Tribeca Film Festival co-founder and esteemed actor/producer Robert De Niro is making headline news for a recent decision he made, and subsequently reversed, to include the controversial film Vaxxed: From Cover-Up to Catastrophe as an official selection in the Festival’s line-up. Initially, De Niro pushed to screen Vaxxed stating, “Grace and I have a child with autism and we believe it is critical that all of the issues surrounding the causes of autism be openly discussed and examined.” He added, “In the 15 years since the Tribeca Film Festival was founded, I have never asked for a film to be screened or gotten involved in the programming. However, this is very personal to me and my family and I want there to be a discussion, which is why we will be screening “Vaxxed.” I am not personally endorsing the film, nor am I anti-vaccination; I am only providing the opportunity for a conversation around the issue.” However, his decision was short-lived, and a day later De Niro released another statement: “My intent in screening this film was to provide an opportunity for conversation around an issue that is deeply personal to me and my family… But after reviewing it over the past few days with the Tribeca Film Festival team and others from the scientific community, we do not believe it contributes to or furthers the discussion I had hoped for.”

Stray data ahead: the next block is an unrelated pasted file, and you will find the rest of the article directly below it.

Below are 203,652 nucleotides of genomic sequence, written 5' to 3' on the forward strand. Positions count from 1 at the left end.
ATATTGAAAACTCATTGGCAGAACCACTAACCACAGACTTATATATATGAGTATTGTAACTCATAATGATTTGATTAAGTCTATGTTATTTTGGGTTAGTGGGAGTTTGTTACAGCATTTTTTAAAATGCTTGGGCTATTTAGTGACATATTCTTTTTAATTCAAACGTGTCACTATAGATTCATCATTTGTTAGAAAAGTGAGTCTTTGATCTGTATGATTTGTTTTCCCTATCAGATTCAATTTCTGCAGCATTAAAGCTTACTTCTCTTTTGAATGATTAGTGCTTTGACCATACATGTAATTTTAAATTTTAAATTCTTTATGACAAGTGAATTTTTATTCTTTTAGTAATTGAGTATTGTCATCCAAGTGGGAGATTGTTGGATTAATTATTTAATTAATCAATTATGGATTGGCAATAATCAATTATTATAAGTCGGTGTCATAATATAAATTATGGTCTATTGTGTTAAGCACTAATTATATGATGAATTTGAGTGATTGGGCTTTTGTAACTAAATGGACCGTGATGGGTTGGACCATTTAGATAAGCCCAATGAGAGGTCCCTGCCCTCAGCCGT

Read on to see the trailer for Vaxxed and to learn more about the controversy surrounding it.

Directed by activist and former doctor Andrew Wakefield, whose study which linked autism to childhood vaccines was published in The Lancet in 1998, but was then retracted and deemed an ‘elaborate fraud,’ ‘Vaxxed,’ follows information provided by senior scientist and CDC whistleblower Dr. William Thompson who states that the “CDC had omitted crucial data in their final report that revealed a causal relationship between the MMR vaccine and autism.”

Many are arguing that Wakefield should not be given the platform to screen his controversial film, and that showing it would be irresponsible at best. But others, like De Niro himself initially, touted the film’s content as a conversation that should be had.

via Los Angeles Times

Lead image via Flickr